First, only five justices voted to overturn Roe v. Wade. Chief Justice John Roberts’s concurring opinion upheld the Mississippi law protecting unborn children from abortion after 15 weeks but would not overturn Roe.
Second, it’s impossible to fact-check an opinion but, if Biden sincerely believes Roe v. Wade is good constitutional law, he is in the smallest of minorities. The late Ruth Bader Ginsburg once describedRoe as “heavy-handed judicial intervention.” A former clerk to the justice who wrote the Roe decision, Harry Blackmun, said, “Roe borders on the indefensible,” because “it has little connection to the constitutional right it purportedly interpreted. A constitutional right to privacy broad enough to include abortion has no meaningful foundation in constitutional text, history, or precedent.”
The Roe decision hardly pretended to root the judicial activists’ desired outcome in the language of the Constitution. The justices explained their creative approach to the Constitution in a prior ruling: “The Bill of Rights have penumbras, formed by emanations from those guarantees that help give them life and substance,” they wrote. Roe v. Wade asserted that these emanations created a constitutional “right” to “sexual privacy” which, they discovered, included the right to an abortion. Abortion is “protected by the Bill of Rights or its penumbra,” they said.
“To hell with the Supreme Court. We will defy them.”
Shortly after justices released the Dobbs decision, Rep. Maxine Waters (D-Calif.) responded by saying, “To hell with the Supreme Court. We will defy them.”
While nothing requires people to endorse any Supreme Court decision, few politicians since President Andrew Jackson or former segregationist Democrat George Corley Wallace have called for actively ignoring its rulings. While dissenting from a decision may be the right choice at times, some believe it straddles the line of undermining the High Court’s legitimacy. “Sounds very insurrectiony for a member of Congress,” retorted the principled conservative group ForAmerica.
Other statements worth noting:
Speaker of the House Nancy Pelosi (D-Calif.) said pro-life advocates base their actions on unbridled misogyny. “Republicans seek to punish and control women,” she wrote. “This cruel ruling is outrageous and heart-wrenching [sic]”;
Pelosi invoked motherhood in her defense of abortion-on-demand. “American women today have less freedom than their mothers,” she said;
Alexandria Ocasio-Cortez (D-N.Y.) told Fox News the judicial majority voted to “endanger the lives of all women and all birthing people in this country.” She tweeted, “People will die because of this decision” before retweeting a link to a pro-abortion rally hosted by the Democratic Socialists of America;
Failed 2016 Democratic presidential candidate Hillary Clinton deemed abortion-on-demand “sacred,” a term usually reserved for human beings created in imago Dei. “Most Americans believe the decision to have a child is one of the most sacred decisions there is,” she said, claiming the Dobbs ruling “will live in infamy as a step backward for women’s rights and human rights.”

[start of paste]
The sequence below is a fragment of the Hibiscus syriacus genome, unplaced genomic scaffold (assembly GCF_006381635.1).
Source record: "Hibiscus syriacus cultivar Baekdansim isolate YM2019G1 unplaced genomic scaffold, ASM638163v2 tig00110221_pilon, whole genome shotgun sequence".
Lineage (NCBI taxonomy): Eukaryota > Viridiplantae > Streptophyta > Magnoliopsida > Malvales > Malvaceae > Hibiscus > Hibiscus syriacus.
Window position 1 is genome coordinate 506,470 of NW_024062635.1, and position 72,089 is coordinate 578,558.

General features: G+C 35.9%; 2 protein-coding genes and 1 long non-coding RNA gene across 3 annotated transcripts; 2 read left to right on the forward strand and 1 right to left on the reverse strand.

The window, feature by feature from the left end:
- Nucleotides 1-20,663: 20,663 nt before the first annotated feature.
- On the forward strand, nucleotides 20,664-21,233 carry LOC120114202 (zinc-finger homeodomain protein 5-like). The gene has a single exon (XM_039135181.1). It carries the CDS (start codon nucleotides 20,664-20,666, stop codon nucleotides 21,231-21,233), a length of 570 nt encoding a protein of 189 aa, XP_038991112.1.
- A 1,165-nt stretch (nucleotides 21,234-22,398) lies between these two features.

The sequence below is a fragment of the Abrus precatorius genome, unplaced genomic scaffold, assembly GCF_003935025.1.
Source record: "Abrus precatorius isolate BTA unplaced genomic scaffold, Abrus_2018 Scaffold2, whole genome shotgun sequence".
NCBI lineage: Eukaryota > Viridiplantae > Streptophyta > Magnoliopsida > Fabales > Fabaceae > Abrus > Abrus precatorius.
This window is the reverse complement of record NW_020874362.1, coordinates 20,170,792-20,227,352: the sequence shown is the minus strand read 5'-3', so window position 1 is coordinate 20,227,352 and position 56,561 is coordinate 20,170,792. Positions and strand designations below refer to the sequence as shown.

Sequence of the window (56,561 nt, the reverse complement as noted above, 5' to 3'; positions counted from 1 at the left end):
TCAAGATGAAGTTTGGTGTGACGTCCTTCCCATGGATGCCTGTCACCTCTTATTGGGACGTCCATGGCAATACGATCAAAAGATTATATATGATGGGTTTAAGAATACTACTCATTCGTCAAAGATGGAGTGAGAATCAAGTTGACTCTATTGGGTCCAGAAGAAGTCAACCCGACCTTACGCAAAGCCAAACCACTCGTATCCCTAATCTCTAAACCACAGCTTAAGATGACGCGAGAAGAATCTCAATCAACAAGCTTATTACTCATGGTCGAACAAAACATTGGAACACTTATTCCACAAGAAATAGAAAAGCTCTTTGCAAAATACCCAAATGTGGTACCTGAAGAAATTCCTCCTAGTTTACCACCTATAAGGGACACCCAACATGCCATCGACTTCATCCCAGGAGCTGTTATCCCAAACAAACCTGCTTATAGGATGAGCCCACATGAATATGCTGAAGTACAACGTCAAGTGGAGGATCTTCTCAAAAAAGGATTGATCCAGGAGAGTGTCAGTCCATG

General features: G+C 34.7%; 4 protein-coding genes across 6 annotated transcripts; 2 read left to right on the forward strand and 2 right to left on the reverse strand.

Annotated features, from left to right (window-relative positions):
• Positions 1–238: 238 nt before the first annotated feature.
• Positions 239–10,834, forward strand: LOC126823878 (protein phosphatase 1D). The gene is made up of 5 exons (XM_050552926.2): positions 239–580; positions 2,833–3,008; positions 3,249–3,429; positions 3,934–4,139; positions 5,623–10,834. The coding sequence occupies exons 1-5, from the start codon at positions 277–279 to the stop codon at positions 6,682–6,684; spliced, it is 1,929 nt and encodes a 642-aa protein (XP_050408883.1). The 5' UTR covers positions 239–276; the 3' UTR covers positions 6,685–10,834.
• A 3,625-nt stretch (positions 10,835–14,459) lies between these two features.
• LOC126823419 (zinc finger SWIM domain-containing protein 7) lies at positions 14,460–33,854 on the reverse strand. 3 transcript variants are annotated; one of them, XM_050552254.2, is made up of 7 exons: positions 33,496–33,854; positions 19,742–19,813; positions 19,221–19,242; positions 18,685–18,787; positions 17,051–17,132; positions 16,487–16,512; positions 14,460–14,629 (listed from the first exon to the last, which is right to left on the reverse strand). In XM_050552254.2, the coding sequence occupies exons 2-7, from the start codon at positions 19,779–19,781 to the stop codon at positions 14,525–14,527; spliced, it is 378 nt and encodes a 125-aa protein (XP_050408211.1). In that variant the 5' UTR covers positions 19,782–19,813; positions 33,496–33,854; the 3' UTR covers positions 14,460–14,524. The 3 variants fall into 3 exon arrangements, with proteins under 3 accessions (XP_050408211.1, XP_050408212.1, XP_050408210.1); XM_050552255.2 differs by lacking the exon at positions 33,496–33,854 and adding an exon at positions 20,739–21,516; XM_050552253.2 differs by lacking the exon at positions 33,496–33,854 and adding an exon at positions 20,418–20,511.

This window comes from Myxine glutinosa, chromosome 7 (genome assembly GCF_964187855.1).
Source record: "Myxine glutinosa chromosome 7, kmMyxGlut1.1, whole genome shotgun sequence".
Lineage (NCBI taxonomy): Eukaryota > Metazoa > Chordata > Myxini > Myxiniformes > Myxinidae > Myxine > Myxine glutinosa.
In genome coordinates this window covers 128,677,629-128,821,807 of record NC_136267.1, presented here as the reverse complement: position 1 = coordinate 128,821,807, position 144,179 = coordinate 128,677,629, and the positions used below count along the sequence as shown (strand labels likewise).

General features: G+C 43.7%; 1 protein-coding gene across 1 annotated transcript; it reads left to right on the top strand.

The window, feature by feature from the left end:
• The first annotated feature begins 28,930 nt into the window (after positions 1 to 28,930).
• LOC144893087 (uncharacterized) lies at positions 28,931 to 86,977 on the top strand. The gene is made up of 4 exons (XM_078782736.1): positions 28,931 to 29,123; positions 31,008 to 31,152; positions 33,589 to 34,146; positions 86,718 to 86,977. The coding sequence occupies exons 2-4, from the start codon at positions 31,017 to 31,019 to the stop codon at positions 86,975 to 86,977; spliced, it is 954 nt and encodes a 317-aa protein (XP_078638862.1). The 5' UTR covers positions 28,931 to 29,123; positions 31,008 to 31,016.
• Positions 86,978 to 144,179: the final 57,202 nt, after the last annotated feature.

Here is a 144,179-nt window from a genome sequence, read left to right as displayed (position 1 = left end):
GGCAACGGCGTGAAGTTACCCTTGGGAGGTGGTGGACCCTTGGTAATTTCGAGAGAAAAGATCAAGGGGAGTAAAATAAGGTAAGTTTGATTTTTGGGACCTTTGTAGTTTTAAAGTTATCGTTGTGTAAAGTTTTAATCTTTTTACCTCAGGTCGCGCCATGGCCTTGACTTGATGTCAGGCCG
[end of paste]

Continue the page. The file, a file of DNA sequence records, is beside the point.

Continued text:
As outrageous as these statements may be, none matches the fundamental lie that the most innocent human beings are “clumps of cells” or “parasites” who deserve to lose their God-given right to life based on a 49-year-old piece of judicial fiction.
Tennessee Department of Education Seeks Public Input by August 2 on Rules Governing School Funding Formula
June 21, 2022 Aaron Gulbransen
The Tennessee Department of Education (TNDOE) is seeking public comment by August 2 on rules that govern Tennessee Investment in Student Achievement (TISA) funding for kindergarten through grade 12 (K-12) public schools.
In a tweet amplifying a previous request for public input, TNDOE said, "Informed by input from a variety of stakeholders, all Tennesseans are encouraged to submit public comment on the proposed rules on the TISA public school funding formula by 8/2."
"Thanks to thousands of Tennesseans being involved in the public funding review engagement process and the dedication of Governor Lee and the Tennessee General Assembly, our districts, schools, educators, and most importantly, students, now have an updated public school funding formula that will meet each of their needs," Commissioner Penny Schwinn said. "We hope all Tennesseans will remain engaged and submit comments on the proposed rules as we prepare to implement the TISA in the months ahead."
According to the Tennessee Department of Education, "The TISA Act was passed by the Tennessee General Assembly on April 28, 2022 and was signed into law by Governor Bill Lee on May 2, 2022. Through the passage of the TISA Act, Tennessee's K-12 public schools will now transition to a student-based funding approach and invest an estimated $9 billion in education funding for the state, including state and local funds, which includes an additional recurring state investment of $1 billion starting in the 2023-24 school year."
"The TISA will empower each student to read proficiently by third grade, prepare each high school graduate for postsecondary success, and provide resources needed for all students to ensure they succeed," the agency said.